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Complication of a 2-mg estradiol vaginal ring: fibrotic vaginal adhesion

Pratts, Meghan E. MD; Shen, Wen MD

doi: 10.1097/GME.0000000000000262
Case Report

Objective This work aims to review a novel case of a retained 2-mg estradiol vaginal ring used to treat postmenopausal urogenital atrophy. The ring was found adhered to the posterior fornix by a fibrotic band. This is the first reported case in the medical literature.

Methods We describe the case of a postmenopausal woman experiencing symptoms of urogenital atrophy. Factors predisposing her to this complication (such as inconsistent use of other forms of vaginal estradiol, initial incorrect use of the ring with two rings in place, and subsequent vaginal stenosis and irritation requiring vaginal dilator therapy at one point in her treatment course) were analyzed. A review of the medical literature was performed to examine the safety profile of estradiol vaginal rings used to treat urogenital atrophy and to investigate the incidence of complications.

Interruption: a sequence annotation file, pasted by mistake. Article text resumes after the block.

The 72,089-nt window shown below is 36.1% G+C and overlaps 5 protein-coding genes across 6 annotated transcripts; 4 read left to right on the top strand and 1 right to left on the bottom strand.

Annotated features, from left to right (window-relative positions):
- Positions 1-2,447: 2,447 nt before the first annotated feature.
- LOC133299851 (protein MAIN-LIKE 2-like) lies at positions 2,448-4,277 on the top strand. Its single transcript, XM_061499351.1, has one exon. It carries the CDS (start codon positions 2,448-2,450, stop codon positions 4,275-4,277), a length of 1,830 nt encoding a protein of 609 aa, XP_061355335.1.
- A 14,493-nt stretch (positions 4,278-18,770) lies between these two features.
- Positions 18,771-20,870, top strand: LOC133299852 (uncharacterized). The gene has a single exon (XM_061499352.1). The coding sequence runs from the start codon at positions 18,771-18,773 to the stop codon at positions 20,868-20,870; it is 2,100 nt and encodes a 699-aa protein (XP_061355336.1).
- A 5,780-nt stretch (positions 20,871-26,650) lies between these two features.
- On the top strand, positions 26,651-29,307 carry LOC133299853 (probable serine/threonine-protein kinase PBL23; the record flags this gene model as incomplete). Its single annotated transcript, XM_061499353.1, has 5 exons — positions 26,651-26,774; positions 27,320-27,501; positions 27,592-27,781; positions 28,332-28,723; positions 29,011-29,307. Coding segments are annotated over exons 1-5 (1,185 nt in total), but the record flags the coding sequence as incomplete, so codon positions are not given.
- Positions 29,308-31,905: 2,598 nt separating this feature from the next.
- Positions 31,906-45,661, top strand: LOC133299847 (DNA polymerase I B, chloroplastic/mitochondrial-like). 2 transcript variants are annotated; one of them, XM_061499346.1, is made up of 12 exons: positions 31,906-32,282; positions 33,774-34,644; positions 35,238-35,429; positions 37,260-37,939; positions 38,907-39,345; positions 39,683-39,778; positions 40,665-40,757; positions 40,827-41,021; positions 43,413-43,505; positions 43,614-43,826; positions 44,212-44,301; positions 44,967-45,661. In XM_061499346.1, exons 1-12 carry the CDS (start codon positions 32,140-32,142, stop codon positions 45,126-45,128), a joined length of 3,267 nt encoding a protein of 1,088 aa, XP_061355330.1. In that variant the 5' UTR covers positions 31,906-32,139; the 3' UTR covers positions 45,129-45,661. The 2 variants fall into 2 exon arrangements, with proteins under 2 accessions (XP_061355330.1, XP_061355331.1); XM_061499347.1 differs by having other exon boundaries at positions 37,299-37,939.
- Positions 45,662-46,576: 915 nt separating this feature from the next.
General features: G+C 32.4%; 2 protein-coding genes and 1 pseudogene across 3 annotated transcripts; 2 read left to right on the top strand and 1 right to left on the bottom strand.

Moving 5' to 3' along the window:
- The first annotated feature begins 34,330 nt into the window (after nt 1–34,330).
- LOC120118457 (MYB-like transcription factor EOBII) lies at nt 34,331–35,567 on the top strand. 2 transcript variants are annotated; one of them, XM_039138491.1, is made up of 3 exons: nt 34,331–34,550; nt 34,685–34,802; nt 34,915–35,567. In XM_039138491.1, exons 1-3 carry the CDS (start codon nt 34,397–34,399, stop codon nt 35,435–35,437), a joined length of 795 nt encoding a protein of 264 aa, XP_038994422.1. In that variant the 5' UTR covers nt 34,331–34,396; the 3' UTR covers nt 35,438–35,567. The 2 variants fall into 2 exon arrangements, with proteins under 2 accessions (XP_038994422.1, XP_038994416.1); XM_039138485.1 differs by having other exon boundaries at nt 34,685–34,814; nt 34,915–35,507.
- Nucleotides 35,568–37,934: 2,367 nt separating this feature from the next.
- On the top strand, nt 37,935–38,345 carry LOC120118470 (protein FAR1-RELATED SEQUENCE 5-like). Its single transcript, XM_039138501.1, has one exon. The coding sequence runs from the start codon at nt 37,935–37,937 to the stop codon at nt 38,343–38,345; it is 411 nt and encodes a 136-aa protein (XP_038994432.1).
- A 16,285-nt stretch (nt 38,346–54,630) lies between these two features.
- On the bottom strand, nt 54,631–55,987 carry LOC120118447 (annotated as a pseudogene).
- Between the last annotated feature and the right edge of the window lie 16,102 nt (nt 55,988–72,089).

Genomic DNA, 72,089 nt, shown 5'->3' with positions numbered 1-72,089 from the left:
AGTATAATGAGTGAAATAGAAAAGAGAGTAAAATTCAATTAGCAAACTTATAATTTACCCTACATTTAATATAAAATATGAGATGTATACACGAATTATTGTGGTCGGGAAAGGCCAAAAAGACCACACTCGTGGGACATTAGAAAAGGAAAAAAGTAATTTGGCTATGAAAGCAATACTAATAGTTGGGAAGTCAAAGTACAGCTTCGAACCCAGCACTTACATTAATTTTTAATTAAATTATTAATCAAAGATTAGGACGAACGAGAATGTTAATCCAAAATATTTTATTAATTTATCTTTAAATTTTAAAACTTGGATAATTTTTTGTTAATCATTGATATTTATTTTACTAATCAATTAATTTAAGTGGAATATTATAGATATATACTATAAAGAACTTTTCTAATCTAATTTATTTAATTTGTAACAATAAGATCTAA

Results Two-milligram estradiol vaginal rings treat symptoms of urogenital atrophy by delivering a constant supply of estradiol to the vaginal epithelium. The ring has been shown to be as safe and effective as other forms of vaginal estrogen. Vaginal irritation is a known complication of 2-mg estradiol vaginal rings and other vaginal implants; however, none of the randomized controlled trials that have compared the ring to other vaginal estrogen forms have reported adherence of the ring to the vaginal epithelium.

Conclusions Providers should be aware of the possibility of ring adherence to the vaginal epithelium and should exercise caution in using the 2-mg estradiol vaginal ring in women with significant vaginal stenosis or irritation.

From the Department of Gynecology and Obstetrics, Johns Hopkins University School of Medicine, Baltimore, MD.

Received February 10, 2014; revised and accepted March 25, 2014.

Funding/support: None.

Financial disclosure/conflicts of interest: None reported.

Address correspondence to: Meghan E. Pratts, MD, Department of Gynecology and Obstetrics, Johns Hopkins University School of Medicine, Phipps 279, GYN/OB, 600 N Wolfe St, Baltimore, MD 21287. E-mail:

© 2014 by The North American Menopause Society.